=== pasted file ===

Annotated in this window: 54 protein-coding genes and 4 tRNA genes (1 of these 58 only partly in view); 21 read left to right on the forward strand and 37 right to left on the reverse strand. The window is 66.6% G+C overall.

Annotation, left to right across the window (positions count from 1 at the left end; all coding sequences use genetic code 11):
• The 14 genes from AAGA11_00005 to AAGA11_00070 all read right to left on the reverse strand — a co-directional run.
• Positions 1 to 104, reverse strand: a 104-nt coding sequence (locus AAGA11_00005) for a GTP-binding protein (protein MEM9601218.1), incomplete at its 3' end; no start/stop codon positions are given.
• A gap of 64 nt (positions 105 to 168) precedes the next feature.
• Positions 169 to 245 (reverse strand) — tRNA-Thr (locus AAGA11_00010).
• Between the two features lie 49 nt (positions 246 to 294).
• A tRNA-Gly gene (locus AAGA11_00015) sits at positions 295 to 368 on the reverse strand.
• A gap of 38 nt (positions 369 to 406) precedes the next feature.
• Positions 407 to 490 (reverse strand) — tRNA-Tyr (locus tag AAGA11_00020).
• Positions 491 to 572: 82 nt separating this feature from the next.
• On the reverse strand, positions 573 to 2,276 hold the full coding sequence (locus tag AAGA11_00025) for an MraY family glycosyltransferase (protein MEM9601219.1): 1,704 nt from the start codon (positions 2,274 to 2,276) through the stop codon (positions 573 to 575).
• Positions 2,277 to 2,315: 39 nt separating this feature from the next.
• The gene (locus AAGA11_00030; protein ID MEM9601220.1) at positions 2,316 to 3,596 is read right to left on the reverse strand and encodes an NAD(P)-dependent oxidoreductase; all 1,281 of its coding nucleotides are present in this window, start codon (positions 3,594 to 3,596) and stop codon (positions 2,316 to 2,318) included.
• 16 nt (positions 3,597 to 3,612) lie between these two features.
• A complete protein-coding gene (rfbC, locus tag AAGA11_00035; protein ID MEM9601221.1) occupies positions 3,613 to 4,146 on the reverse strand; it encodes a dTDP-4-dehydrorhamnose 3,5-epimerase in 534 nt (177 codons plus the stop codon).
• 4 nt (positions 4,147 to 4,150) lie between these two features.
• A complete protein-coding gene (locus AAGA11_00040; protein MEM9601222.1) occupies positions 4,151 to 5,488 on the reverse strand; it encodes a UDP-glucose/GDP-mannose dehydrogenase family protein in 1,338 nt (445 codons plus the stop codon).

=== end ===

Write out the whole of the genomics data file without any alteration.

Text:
Annotated in this window: 54 protein-coding genes and 4 tRNA genes (1 of these 58 only partly in view); 21 read left to right on the forward strand and 37 right to left on the reverse strand. The window is 66.6% G+C overall.

Annotation, left to right across the window (positions count from 1 at the left end; all coding sequences use genetic code 11):
• The 14 genes from AAGA11_00005 to AAGA11_00070 all read right to left on the reverse strand — a co-directional run.
• Positions 1 to 104, reverse strand: a 104-nt coding sequence (locus AAGA11_00005) for a GTP-binding protein (protein MEM9601218.1), incomplete at its 3' end; no start/stop codon positions are given.
• A gap of 64 nt (positions 105 to 168) precedes the next feature.
• Positions 169 to 245 (reverse strand) — tRNA-Thr (locus AAGA11_00010).
• Between the two features lie 49 nt (positions 246 to 294).
• A tRNA-Gly gene (locus AAGA11_00015) sits at positions 295 to 368 on the reverse strand.
• A gap of 38 nt (positions 369 to 406) precedes the next feature.
• Positions 407 to 490 (reverse strand) — tRNA-Tyr (locus tag AAGA11_00020).
• Positions 491 to 572: 82 nt separating this feature from the next.
• On the reverse strand, positions 573 to 2,276 hold the full coding sequence (locus tag AAGA11_00025) for an MraY family glycosyltransferase (protein MEM9601219.1): 1,704 nt from the start codon (positions 2,274 to 2,276) through the stop codon (positions 573 to 575).
• Positions 2,277 to 2,315: 39 nt separating this feature from the next.
• The gene (locus AAGA11_00030; protein ID MEM9601220.1) at positions 2,316 to 3,596 is read right to left on the reverse strand and encodes an NAD(P)-dependent oxidoreductase; all 1,281 of its coding nucleotides are present in this window, start codon (positions 3,594 to 3,596) and stop codon (positions 2,316 to 2,318) included.
• 16 nt (positions 3,597 to 3,612) lie between these two features.
• A complete protein-coding gene (rfbC, locus tag AAGA11_00035; protein ID MEM9601221.1) occupies positions 3,613 to 4,146 on the reverse strand; it encodes a dTDP-4-dehydrorhamnose 3,5-epimerase in 534 nt (177 codons plus the stop codon).
• 4 nt (positions 4,147 to 4,150) lie between these two features.
• A complete protein-coding gene (locus AAGA11_00040; protein MEM9601222.1) occupies positions 4,151 to 5,488 on the reverse strand; it encodes a UDP-glucose/GDP-mannose dehydrogenase family protein in 1,338 nt (445 codons plus the stop codon).